7. Most of the devices on the market focus on forcing the foot into a pointed position, and this can result in compression of the structures at the back of the ankle. Many students have issues with Posterior Impingement anyway – so over-pointing the foot forcefully can exacerbate compression in the back of the ankle (a possible contributing factor to why she has Achilles issues…?)

In the student that you mention, who is being treated for Achilles issues, I would definitely make sure that it actually is an Achilles Tendinopathy, as often pain in the back of the ankle can be misdiagnosed. If she has been using the foot stretcher for some time – it may actually be due to an Os Trigonum, FHL Tendinopathy or Posterior Impingement instead.

For more information on this kind of issue, please check out the following links to articles and other information:

If you are wanting to learn some safe ways to mobilise and strengthen the foot is a safe way, then our Advanced Foot Control for Dancer's program is perfect! it basically teaches you how to become your own foot physio, by going through;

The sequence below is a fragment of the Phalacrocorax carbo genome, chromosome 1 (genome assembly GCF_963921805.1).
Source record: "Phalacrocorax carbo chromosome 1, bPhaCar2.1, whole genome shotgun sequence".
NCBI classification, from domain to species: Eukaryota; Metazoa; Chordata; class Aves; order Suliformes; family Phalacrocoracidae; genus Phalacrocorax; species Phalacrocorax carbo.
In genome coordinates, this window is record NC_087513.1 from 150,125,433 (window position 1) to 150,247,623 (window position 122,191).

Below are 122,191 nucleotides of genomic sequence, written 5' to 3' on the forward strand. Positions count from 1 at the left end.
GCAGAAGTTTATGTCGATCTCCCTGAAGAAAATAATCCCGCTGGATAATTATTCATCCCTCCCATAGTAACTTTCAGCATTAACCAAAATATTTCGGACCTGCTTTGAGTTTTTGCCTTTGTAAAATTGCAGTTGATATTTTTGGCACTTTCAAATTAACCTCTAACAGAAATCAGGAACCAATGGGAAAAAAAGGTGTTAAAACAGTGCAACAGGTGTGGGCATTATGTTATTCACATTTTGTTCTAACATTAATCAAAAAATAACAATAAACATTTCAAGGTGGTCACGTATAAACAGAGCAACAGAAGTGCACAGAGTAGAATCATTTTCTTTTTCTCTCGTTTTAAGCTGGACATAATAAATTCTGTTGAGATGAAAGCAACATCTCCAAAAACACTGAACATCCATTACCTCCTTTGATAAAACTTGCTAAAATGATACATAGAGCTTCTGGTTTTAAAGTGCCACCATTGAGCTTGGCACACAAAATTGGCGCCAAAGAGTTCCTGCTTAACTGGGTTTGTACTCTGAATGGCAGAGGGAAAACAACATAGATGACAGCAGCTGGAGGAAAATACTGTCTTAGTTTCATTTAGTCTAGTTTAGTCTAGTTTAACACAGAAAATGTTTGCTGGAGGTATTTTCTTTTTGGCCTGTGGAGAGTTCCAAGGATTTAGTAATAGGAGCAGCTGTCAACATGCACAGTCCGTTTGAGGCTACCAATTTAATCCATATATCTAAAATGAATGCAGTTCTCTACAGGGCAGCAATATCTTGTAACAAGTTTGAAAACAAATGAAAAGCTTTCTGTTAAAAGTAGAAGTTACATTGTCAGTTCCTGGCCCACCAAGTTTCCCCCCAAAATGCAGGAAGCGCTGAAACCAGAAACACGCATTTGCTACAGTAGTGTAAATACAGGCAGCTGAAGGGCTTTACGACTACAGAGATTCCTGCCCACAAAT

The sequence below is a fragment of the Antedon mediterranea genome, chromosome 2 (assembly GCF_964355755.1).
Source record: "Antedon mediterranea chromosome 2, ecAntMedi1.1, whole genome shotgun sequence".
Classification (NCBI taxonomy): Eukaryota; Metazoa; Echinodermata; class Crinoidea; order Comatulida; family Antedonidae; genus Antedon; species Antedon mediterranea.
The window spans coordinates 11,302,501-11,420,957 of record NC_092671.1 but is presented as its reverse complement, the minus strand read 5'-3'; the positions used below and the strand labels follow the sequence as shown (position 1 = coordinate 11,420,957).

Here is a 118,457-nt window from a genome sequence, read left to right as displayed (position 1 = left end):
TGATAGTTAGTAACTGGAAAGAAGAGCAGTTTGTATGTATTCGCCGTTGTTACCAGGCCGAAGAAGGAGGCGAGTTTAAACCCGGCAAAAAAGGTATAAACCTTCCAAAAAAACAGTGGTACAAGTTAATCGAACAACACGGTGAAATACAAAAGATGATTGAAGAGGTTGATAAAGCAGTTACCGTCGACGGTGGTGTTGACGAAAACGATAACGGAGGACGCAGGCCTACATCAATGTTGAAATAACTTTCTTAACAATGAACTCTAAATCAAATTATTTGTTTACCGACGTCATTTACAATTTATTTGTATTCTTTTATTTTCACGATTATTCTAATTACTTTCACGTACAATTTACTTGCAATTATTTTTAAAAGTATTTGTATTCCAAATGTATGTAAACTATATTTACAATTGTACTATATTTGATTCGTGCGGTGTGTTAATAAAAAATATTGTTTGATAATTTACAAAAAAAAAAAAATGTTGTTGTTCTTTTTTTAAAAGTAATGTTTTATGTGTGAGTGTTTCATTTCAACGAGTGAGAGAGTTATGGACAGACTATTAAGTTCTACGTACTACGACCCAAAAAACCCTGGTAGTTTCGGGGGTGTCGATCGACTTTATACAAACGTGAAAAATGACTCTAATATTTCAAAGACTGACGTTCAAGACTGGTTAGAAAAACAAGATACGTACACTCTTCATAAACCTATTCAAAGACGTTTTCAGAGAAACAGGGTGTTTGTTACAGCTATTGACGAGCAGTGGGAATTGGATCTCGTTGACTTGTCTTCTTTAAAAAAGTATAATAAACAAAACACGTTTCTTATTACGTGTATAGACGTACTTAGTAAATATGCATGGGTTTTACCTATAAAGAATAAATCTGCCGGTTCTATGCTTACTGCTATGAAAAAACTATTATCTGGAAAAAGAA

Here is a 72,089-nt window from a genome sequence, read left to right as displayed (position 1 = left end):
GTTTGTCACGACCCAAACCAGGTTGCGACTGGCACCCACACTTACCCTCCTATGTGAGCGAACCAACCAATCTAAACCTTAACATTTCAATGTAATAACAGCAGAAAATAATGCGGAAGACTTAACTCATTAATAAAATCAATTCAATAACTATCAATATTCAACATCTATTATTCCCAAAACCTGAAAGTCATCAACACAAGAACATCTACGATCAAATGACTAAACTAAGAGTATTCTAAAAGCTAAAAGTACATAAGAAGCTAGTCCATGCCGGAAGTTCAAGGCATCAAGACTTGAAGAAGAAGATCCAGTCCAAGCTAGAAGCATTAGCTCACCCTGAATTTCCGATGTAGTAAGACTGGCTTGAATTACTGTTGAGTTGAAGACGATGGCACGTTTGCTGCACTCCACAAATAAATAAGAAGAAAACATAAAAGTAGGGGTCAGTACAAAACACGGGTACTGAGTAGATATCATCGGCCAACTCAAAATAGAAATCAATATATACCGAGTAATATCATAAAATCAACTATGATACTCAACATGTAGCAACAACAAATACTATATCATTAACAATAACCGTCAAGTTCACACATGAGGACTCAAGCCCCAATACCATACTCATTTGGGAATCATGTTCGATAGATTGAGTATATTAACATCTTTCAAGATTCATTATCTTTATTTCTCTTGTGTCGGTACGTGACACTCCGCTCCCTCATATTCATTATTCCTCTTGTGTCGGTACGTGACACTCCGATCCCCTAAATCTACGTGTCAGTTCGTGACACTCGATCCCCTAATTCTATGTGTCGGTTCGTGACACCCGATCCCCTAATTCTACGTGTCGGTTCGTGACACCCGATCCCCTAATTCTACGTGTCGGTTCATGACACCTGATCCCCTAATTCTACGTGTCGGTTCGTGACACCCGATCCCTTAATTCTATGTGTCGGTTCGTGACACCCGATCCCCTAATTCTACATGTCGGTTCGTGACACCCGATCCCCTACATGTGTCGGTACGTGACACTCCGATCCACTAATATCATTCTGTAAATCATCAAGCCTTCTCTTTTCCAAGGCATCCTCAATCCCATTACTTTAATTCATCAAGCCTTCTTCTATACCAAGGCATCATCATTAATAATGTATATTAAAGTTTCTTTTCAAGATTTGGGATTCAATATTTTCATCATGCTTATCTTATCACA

• The anatomy of all the important muscles in the feet and ankles
  • How each muscle is designed to work, and what happens when it goes wrong
  • Safe ways to massage each muscle group to relieve tension and prevent injury
  • Safe stretches to increase your flexibility and range of motion
  • Specific strengthening exercises for each muscle so that you can master control of your feet!

The following video outlines our 3D Calf stretch that we use to safely mobilise feet.

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Wistia video thumbnail - Mobilisers - 3 D Calf

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The Advanced Foot Control program also includes copies of all of our Injury Reports concerning the foot, including:

I hope that this helps with the teacher and student in question!